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 Interview, David Wordsworth on Lennox Berkeley

David Wordsworth on Lennox BerkeleyDedicated to Benjamin Britten (who conducted the first performances), Lennox Berkeley's Stabat Mater was premiered in 1947 and is undoubtedly one of the composer's most distinctive and powerful works - but we've had to wait until today for the first recording of the piece to become available, courtesy of the conductor David Wordsworth, the Marian Consort and Delphian Records.

I got in touch with David (an ardent champion of Lennox Berkeley, who's long nurtured an ambition to record the piece) recently to find out more about the challenges posed by this unusual and demanding work, and about Berkeley's evolution as a composer of sacred music.

Why do you think the Stabat Mater has been performed so rarely?


I think part of the problem is that you need six singers who are good soloists but who are also able to blend with each other, plus twelve superb instrumentalists – it’s not a song-cycle, it's not really a choral piece…It kind of falls into a little hole in the middle somewhere! The vocal parts are on the one hand quite operatic, quite dramatic, but on the other they’re very straight and focused. It’s a very hard piece to programme, I think, partly because of the quality of singers and instrumentalists it requires – also what does one programme with it? Perhaps also because Berkeley is one of those composers who’s fallen through the cracks a little bit - he's perhaps not as well-known as Britten or Walton, but he should be, he has a very particular voice and a piece like the Stabat Mater shows a rather more passionate and intense side of his musical character. It really is a major statement.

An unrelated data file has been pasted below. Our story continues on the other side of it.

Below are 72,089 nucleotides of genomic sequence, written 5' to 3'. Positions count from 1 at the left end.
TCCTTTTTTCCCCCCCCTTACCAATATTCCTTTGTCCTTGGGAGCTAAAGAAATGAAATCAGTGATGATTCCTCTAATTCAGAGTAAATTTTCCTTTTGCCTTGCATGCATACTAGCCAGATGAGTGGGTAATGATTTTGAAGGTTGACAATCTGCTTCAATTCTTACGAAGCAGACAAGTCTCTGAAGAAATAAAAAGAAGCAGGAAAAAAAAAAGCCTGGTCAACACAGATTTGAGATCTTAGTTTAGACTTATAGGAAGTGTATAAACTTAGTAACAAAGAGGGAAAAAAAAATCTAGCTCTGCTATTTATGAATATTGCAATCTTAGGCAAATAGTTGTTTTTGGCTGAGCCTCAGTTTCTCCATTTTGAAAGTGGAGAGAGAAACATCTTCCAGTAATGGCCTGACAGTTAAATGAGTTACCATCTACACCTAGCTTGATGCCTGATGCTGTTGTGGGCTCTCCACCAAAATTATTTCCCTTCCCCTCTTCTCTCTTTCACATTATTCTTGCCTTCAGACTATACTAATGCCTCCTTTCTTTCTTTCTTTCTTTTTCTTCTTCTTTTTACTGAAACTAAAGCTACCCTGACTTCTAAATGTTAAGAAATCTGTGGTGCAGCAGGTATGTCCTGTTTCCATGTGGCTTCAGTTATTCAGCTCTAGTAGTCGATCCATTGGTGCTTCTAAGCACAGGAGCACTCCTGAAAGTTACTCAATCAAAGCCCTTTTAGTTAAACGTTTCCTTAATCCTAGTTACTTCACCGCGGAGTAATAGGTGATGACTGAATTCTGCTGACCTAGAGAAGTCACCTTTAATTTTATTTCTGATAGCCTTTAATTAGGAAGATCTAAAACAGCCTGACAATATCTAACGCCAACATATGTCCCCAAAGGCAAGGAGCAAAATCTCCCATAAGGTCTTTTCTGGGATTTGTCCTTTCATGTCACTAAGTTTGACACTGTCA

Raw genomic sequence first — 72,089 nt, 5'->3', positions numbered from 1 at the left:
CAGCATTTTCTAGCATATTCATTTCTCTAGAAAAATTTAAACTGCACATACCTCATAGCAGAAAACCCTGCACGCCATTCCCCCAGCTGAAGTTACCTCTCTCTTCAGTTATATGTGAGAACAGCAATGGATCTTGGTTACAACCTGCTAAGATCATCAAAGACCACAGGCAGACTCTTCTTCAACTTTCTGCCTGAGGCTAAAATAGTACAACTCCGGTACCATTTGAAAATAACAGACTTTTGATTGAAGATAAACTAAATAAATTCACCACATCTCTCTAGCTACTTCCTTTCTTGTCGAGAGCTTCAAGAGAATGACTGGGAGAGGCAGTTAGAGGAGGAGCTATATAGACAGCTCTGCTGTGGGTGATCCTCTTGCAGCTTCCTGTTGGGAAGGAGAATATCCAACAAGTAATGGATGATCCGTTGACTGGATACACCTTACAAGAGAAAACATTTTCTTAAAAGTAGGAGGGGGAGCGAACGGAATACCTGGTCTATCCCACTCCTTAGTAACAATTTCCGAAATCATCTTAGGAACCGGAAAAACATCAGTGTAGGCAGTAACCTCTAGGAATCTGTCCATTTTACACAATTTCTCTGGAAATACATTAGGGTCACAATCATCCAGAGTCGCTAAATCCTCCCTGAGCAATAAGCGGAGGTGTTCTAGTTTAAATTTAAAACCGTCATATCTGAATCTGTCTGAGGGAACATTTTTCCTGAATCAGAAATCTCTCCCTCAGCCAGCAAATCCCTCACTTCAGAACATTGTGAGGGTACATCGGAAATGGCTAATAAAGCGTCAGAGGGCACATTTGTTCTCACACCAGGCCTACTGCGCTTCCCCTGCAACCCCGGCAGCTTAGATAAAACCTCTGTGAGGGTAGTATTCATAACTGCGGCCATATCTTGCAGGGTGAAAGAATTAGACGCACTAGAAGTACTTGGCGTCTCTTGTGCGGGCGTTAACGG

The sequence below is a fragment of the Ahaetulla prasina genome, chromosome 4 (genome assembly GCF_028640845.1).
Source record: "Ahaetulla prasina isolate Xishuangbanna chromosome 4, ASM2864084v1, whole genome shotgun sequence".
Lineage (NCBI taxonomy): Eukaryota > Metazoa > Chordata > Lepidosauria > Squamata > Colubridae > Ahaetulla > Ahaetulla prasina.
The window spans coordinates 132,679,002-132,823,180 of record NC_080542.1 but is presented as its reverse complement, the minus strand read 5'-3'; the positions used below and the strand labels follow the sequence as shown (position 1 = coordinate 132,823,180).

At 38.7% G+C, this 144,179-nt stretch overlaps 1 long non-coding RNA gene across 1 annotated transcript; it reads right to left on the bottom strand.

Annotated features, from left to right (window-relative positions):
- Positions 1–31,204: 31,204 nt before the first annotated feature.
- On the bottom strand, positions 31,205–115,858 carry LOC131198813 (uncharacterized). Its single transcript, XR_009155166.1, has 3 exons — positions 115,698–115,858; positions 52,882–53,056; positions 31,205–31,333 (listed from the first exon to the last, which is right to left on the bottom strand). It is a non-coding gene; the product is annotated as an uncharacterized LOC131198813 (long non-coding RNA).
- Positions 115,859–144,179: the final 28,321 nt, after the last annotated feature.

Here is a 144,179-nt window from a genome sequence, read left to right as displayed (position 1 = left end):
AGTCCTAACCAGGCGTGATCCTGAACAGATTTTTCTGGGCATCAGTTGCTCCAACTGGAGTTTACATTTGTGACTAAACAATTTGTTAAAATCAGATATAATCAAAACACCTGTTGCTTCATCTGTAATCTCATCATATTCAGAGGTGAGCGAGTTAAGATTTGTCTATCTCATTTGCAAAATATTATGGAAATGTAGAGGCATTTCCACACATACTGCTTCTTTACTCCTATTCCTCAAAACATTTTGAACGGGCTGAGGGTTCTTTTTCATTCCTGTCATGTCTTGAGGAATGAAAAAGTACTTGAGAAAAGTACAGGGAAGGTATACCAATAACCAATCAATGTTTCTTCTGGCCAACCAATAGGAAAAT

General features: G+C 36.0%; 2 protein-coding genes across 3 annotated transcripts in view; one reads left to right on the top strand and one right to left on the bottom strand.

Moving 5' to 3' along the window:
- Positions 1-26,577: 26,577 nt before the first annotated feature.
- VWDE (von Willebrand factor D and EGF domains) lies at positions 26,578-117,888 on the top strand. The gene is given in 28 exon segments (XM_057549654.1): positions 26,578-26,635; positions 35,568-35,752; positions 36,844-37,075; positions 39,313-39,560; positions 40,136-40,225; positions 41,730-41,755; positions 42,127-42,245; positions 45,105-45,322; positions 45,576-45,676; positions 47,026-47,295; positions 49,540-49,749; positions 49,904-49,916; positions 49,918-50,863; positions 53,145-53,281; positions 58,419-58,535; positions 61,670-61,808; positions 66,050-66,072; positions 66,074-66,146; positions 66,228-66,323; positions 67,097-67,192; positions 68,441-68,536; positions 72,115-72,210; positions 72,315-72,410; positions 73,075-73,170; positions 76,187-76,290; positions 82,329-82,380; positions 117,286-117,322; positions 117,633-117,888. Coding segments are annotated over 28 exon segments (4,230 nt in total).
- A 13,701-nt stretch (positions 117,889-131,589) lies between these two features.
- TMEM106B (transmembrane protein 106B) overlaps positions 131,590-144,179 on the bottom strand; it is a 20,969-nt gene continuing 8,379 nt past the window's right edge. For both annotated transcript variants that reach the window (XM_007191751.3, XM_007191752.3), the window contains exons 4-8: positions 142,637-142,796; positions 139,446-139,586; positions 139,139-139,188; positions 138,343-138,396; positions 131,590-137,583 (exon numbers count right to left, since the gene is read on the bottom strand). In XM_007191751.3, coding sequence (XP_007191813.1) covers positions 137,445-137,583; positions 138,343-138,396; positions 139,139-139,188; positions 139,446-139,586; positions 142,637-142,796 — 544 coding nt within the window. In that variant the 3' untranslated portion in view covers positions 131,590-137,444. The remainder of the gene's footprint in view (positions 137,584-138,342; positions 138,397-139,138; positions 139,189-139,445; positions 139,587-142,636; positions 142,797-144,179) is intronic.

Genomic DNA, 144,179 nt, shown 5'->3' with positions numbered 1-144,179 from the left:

You've wanted to record this for many years: how did you hit upon the Marians as being the group you needed for this?


Well I can't really take credit for that – the suggestion actually came from my friend, the composer Gabriel Jackson. He knew that I very much wanted to do the piece and suggested that I listen to the Marians. I first conducted it something like 26 years ago, in a memorial concert for Lennox in 1990, at St Giles Cripplegate. I didn’t know the piece at all, but when I got the score it completely knocked me out: I thought it was a masterpiece, so I’ve been itching to record it for years. And then I became chairman of the Lennox Berkeley Society, and they were keen to record as well, but I hesitated because I wanted the right kind of voices...It was written for the English Opera Group, to go on tour with Albert Herring and The Rape of Lucretia, and the voices and instruments match the scoring for those pieces: they were the resources on offer, and so Britten asked Lennox to work with that. I wasn’t so keen on putting together a kind of random group of soloists for the recording.

Was there also an element of wanting 'cleaner' voices?